This is the full text of remarks made by Steve Miller, chief executive of Delphi, to the Financial Times on Monday, October 10.

Delphi, and its predecessor companies that became part of General Motors, have over a century of tradition as the world's leading source of advancing automotive technology.

At its birth at the spin-off in 1999, General Motors had created the world's largest auto supplier, with the incredible blessing of most of the sophisticated technologies that make up an automobile, but with the curse of uncompetitive labour contracts. By agreement, Delphi was saddled with OEM wages and benefits, yet expected to compete with other suppliers, often organised by the same unions, paying less than half the OEM levels for their workforces.

Even today, Delphi represents perhaps the finest amalgamation of automotive technologies and component manufacturing capabilities in the world. Fully half the revenue base is in profitable, growing, and technically sophisticated products on a global footprint.

The spin-off of Delphi was the right concept for GM. No automaker can compete long-term paying punitive wage and benefit costs for the labour involved in the parts content of the finished automobile. And the growing sophistication of today's motor vehicles is simply beyond the scope of a single organisation to manage.

The basic idea was for Delphi to outrun the problem of its inherited labour cost burden by diversifying its customer base and global footprint. Overall, it did an excellent job. In the most recent quarter, GM was down to 49% of total revenue, compared to over 80% at inception.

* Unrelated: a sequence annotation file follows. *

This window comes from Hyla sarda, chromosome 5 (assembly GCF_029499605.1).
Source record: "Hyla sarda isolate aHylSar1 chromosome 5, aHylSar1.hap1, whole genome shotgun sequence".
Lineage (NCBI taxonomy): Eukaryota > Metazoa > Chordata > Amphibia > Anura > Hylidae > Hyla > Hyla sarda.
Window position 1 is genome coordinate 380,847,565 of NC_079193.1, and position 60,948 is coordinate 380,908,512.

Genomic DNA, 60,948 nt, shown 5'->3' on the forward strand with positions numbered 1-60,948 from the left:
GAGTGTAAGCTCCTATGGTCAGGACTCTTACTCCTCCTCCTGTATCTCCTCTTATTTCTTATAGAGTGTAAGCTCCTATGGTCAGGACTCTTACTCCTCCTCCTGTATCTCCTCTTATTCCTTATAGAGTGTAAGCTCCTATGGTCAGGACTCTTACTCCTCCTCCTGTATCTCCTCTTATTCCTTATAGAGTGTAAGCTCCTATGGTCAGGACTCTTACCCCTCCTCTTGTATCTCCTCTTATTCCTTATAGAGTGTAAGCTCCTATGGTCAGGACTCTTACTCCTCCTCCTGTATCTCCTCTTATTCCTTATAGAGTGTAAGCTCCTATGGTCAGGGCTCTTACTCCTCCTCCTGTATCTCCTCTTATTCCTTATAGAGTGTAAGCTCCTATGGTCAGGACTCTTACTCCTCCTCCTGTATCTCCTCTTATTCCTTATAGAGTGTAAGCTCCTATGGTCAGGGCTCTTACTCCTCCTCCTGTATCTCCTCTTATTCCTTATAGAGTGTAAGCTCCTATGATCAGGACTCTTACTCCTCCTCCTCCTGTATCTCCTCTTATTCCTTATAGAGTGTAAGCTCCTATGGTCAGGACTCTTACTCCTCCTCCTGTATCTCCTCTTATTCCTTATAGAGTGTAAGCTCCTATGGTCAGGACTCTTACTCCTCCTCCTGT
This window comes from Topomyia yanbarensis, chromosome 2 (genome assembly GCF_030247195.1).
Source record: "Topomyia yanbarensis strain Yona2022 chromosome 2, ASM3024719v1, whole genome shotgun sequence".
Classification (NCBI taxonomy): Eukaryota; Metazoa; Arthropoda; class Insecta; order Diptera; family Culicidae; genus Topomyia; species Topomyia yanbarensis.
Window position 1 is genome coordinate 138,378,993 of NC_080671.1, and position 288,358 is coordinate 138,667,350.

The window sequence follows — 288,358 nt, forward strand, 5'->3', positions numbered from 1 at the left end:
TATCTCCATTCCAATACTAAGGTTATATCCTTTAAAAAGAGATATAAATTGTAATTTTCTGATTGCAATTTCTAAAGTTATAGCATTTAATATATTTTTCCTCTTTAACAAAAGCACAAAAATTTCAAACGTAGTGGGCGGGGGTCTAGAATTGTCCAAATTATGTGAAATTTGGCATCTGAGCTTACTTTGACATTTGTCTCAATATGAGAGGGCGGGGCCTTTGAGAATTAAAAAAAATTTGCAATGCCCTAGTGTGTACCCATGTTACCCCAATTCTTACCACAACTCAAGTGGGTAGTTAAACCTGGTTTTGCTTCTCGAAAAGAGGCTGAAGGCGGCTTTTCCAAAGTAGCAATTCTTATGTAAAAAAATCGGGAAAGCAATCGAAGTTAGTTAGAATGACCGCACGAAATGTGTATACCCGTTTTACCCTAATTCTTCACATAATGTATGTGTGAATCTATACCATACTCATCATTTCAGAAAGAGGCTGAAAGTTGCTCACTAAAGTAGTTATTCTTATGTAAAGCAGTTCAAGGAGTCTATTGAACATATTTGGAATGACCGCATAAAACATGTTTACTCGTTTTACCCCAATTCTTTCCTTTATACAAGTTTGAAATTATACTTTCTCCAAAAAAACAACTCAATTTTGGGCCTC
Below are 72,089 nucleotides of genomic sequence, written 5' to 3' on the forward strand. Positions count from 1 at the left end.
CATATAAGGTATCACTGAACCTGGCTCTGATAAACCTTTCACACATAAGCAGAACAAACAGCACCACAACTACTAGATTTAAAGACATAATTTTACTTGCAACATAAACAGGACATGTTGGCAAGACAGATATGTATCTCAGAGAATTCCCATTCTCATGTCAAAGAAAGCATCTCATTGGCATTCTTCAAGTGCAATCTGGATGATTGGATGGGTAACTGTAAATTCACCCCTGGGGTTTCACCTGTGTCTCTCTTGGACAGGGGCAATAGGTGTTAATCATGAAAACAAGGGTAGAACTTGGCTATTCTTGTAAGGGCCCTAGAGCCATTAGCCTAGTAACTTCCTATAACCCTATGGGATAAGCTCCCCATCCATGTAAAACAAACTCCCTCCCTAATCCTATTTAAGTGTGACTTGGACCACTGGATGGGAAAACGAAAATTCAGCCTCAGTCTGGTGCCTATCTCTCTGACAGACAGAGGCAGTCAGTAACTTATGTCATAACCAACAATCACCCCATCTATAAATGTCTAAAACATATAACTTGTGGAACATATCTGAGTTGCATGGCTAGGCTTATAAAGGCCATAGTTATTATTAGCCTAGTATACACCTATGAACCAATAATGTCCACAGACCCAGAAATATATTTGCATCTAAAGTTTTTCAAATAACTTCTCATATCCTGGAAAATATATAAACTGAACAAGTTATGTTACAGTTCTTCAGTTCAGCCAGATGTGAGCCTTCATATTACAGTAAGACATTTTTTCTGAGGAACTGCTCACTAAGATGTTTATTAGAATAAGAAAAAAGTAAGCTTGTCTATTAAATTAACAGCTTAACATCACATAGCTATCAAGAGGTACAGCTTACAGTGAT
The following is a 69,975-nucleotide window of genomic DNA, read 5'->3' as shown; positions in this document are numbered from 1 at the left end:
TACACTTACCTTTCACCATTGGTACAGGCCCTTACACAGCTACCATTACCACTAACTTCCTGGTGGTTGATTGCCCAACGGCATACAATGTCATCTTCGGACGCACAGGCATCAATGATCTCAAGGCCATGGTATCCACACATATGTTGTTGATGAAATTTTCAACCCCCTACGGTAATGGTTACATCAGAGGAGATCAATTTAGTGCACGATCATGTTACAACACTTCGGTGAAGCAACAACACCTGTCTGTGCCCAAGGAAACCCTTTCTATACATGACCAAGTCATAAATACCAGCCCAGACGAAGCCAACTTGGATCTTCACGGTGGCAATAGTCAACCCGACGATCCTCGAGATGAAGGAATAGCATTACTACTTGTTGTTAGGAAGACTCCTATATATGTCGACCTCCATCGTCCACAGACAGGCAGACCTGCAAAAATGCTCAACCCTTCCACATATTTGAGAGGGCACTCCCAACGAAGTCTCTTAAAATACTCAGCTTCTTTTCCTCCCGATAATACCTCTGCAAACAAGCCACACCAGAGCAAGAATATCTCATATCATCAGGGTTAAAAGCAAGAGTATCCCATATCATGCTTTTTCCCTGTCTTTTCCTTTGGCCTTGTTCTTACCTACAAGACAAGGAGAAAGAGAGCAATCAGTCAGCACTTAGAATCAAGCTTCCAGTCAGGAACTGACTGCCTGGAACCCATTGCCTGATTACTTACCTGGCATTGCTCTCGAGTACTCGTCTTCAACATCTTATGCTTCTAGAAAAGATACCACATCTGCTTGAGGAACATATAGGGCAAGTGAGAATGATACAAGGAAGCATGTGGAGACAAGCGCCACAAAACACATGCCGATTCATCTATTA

So what went wrong? Three things:

One: The spread between OEM labour costs and competitive supplier labour costs has widened sharply over the past decade, driven by globalisation and by rising health care costs.

Two: The sharp decline in GM market share has reduced GM North American production volumes by a million units per year, from 5.5 million to 4.5 million units, in the last three years. The impact on Delphi has been to reduce revenues by several billion dollars a year worth of parts. Given our high fixed costs and inflexible labour costs, the result has been devastating.

Three: The game plan for Delphi included 'flow-backs' to GM of excess workers at Delphi freed up by improved productivity, The theory assumed that GM would have plentiful openings due to retirements of its ageing workforce. But GM's severe production declines have offset its own workforce attrition, and it has had no room to accept excess Delphi workers. Delphi has therefore had to pay 4,000 idled workers in its 'jobs bank' full pay and benefits amounting to about $US100 million per quarter.